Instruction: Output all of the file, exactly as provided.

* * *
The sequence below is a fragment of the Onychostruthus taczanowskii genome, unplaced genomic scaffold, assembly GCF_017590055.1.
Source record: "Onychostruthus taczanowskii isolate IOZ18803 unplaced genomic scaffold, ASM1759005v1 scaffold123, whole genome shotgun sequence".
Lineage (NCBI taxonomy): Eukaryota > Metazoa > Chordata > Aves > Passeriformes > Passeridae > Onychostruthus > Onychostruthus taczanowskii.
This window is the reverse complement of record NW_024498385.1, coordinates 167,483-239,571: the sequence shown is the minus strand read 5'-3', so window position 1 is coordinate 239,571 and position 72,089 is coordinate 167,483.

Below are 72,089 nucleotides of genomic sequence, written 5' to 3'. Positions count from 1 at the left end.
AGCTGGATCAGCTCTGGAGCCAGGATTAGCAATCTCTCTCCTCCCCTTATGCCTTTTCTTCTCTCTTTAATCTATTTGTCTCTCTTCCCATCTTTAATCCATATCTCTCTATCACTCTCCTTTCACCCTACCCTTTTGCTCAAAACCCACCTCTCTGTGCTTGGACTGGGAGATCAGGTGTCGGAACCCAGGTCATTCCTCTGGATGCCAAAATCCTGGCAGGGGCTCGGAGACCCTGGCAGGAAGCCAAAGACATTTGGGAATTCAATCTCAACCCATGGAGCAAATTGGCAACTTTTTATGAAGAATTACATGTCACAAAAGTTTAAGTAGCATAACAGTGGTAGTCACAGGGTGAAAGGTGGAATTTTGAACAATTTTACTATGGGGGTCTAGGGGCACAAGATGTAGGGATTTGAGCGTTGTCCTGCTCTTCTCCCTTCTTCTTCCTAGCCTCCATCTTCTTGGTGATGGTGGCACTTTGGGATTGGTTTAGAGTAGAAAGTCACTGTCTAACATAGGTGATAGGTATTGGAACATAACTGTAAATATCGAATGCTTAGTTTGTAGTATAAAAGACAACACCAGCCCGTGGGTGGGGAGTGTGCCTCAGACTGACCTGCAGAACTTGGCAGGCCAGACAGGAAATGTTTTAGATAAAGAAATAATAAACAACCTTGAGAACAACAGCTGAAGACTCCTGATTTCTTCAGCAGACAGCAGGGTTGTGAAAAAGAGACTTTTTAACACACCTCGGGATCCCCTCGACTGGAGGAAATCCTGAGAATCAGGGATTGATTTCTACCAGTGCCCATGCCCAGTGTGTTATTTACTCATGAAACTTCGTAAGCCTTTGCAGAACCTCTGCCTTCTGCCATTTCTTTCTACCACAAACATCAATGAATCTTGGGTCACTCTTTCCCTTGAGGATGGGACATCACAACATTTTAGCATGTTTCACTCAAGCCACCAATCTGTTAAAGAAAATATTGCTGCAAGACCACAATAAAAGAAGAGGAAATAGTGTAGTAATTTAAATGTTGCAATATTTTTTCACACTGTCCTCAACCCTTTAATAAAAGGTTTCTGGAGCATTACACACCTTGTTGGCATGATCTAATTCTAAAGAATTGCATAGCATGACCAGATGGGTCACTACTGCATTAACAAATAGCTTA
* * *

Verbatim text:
The sequence below is a fragment of the Onychostruthus taczanowskii genome, unplaced genomic scaffold, assembly GCF_017590055.1.
Source record: "Onychostruthus taczanowskii isolate IOZ18803 unplaced genomic scaffold, ASM1759005v1 scaffold123, whole genome shotgun sequence".
Lineage (NCBI taxonomy): Eukaryota > Metazoa > Chordata > Aves > Passeriformes > Passeridae > Onychostruthus > Onychostruthus taczanowskii.
This window is the reverse complement of record NW_024498385.1, coordinates 167,483-239,571: the sequence shown is the minus strand read 5'-3', so window position 1 is coordinate 239,571 and position 72,089 is coordinate 167,483.

Below are 72,089 nucleotides of genomic sequence, written 5' to 3'. Positions count from 1 at the left end.
AGCTGGATCAGCTCTGGAGCCAGGATTAGCAATCTCTCTCCTCCCCTTATGCCTTTTCTTCTCTCTTTAATCTATTTGTCTCTCTTCCCATCTTTAATCCATATCTCTCTATCACTCTCCTTTCACCCTACCCTTTTGCTCAAAACCCACCTCTCTGTGCTTGGACTGGGAGATCAGGTGTCGGAACCCAGGTCATTCCTCTGGATGCCAAAATCCTGGCAGGGGCTCGGAGACCCTGGCAGGAAGCCAAAGACATTTGGGAATTCAATCTCAACCCATGGAGCAAATTGGCAACTTTTTATGAAGAATTACATGTCACAAAAGTTTAAGTAGCATAACAGTGGTAGTCACAGGGTGAAAGGTGGAATTTTGAACAATTTTACTATGGGGGTCTAGGGGCACAAGATGTAGGGATTTGAGCGTTGTCCTGCTCTTCTCCCTTCTTCTTCCTAGCCTCCATCTTCTTGGTGATGGTGGCACTTTGGGATTGGTTTAGAGTAGAAAGTCACTGTCTAACATAGGTGATAGGTATTGGAACATAACTGTAAATATCGAATGCTTAGTTTGTAGTATAAAAGACAACACCAGCCCGTGGGTGGGGAGTGTGCCTCAGACTGACCTGCAGAACTTGGCAGGCCAGACAGGAAATGTTTTAGATAAAGAAATAATAAACAACCTTGAGAACAACAGCTGAAGACTCCTGATTTCTTCAGCAGACAGCAGGGTTGTGAAAAAGAGACTTTTTAACACACCTCGGGATCCCCTCGACTGGAGGAAATCCTGAGAATCAGGGATTGATTTCTACCAGTGCCCATGCCCAGTGTGTTATTTACTCATGAAACTTCGTAAGCCTTTGCAGAACCTCTGCCTTCTGCCATTTCTTTCTACCACAAACATCAATGAATCTTGGGTCACTCTTTCCCTTGAGGATGGGACATCACAACATTTTAGCATGTTTCACTCAAGCCACCAATCTGTTAAAGAAAATATTGCTGCAAGACCACAATAAAAGAAGAGGAAATAGTGTAGTAATTTAAATGTTGCAATATTTTTTCACACTGTCCTCAACCCTTTAATAAAAGGTTTCTGGAGCATTACACACCTTGTTGGCATGATCTAATTCTAAAGAATTGCATAGCATGACCAGATGGGTCACTACTGCATTAACAAATAGCTTA